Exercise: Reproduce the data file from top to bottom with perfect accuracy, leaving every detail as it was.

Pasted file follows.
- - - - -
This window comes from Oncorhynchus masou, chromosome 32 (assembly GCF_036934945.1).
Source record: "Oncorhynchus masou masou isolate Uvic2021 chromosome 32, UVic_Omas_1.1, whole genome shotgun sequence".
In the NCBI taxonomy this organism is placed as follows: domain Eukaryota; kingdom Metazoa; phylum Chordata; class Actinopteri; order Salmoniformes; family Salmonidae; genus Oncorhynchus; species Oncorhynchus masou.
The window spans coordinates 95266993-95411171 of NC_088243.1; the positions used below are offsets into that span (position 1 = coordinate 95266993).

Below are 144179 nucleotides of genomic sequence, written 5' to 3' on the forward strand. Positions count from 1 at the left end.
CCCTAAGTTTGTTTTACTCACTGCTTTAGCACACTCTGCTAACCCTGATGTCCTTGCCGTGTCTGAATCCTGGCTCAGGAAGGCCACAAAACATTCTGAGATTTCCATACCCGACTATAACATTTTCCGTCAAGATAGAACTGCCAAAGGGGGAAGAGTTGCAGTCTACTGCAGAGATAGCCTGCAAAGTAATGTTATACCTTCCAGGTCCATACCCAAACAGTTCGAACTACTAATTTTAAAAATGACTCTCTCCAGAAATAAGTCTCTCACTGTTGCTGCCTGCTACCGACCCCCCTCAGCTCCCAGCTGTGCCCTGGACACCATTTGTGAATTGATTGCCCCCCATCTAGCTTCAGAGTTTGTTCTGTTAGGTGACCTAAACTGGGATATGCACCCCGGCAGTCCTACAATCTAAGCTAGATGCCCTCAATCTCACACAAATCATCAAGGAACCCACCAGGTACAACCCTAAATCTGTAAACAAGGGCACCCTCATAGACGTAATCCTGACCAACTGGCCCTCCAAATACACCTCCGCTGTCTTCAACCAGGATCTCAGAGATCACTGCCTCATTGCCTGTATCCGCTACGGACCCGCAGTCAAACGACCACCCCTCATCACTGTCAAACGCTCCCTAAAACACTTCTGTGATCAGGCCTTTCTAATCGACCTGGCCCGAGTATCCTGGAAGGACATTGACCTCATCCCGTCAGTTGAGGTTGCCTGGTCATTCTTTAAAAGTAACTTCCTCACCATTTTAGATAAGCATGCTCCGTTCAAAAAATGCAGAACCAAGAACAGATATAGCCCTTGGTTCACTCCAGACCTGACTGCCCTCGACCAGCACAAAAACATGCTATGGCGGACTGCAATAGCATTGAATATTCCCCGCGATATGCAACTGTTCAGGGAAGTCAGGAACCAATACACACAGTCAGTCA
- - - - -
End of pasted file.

This window comes from Oncorhynchus masou, chromosome 32 (assembly GCF_036934945.1).
Source record: "Oncorhynchus masou masou isolate Uvic2021 chromosome 32, UVic_Omas_1.1, whole genome shotgun sequence".
In the NCBI taxonomy this organism is placed as follows: domain Eukaryota; kingdom Metazoa; phylum Chordata; class Actinopteri; order Salmoniformes; family Salmonidae; genus Oncorhynchus; species Oncorhynchus masou.
The window spans coordinates 95266993-95411171 of NC_088243.1; the positions used below are offsets into that span (position 1 = coordinate 95266993).

Below are 144179 nucleotides of genomic sequence, written 5' to 3' on the forward strand. Positions count from 1 at the left end.
CCCTAAGTTTGTTTTACTCACTGCTTTAGCACACTCTGCTAACCCTGATGTCCTTGCCGTGTCTGAATCCTGGCTCAGGAAGGCCACAAAACATTCTGAGATTTCCATACCCGACTATAACATTTTCCGTCAAGATAGAACTGCCAAAGGGGGAAGAGTTGCAGTCTACTGCAGAGATAGCCTGCAAAGTAATGTTATACCTTCCAGGTCCATACCCAAACAGTTCGAACTACTAATTTTAAAAATGACTCTCTCCAGAAATAAGTCTCTCACTGTTGCTGCCTGCTACCGACCCCCCTCAGCTCCCAGCTGTGCCCTGGACACCATTTGTGAATTGATTGCCCCCCATCTAGCTTCAGAGTTTGTTCTGTTAGGTGACCTAAACTGGGATATGCACCCCGGCAGTCCTACAATCTAAGCTAGATGCCCTCAATCTCACACAAATCATCAAGGAACCCACCAGGTACAACCCTAAATCTGTAAACAAGGGCACCCTCATAGACGTAATCCTGACCAACTGGCCCTCCAAATACACCTCCGCTGTCTTCAACCAGGATCTCAGAGATCACTGCCTCATTGCCTGTATCCGCTACGGACCCGCAGTCAAACGACCACCCCTCATCACTGTCAAACGCTCCCTAAAACACTTCTGTGATCAGGCCTTTCTAATCGACCTGGCCCGAGTATCCTGGAAGGACATTGACCTCATCCCGTCAGTTGAGGTTGCCTGGTCATTCTTTAAAAGTAACTTCCTCACCATTTTAGATAAGCATGCTCCGTTCAAAAAATGCAGAACCAAGAACAGATATAGCCCTTGGTTCACTCCAGACCTGACTGCCCTCGACCAGCACAAAAACATGCTATGGCGGACTGCAATAGCATTGAATATTCCCCGCGATATGCAACTGTTCAGGGAAGTCAGGAACCAATACACACAGTCAGTCA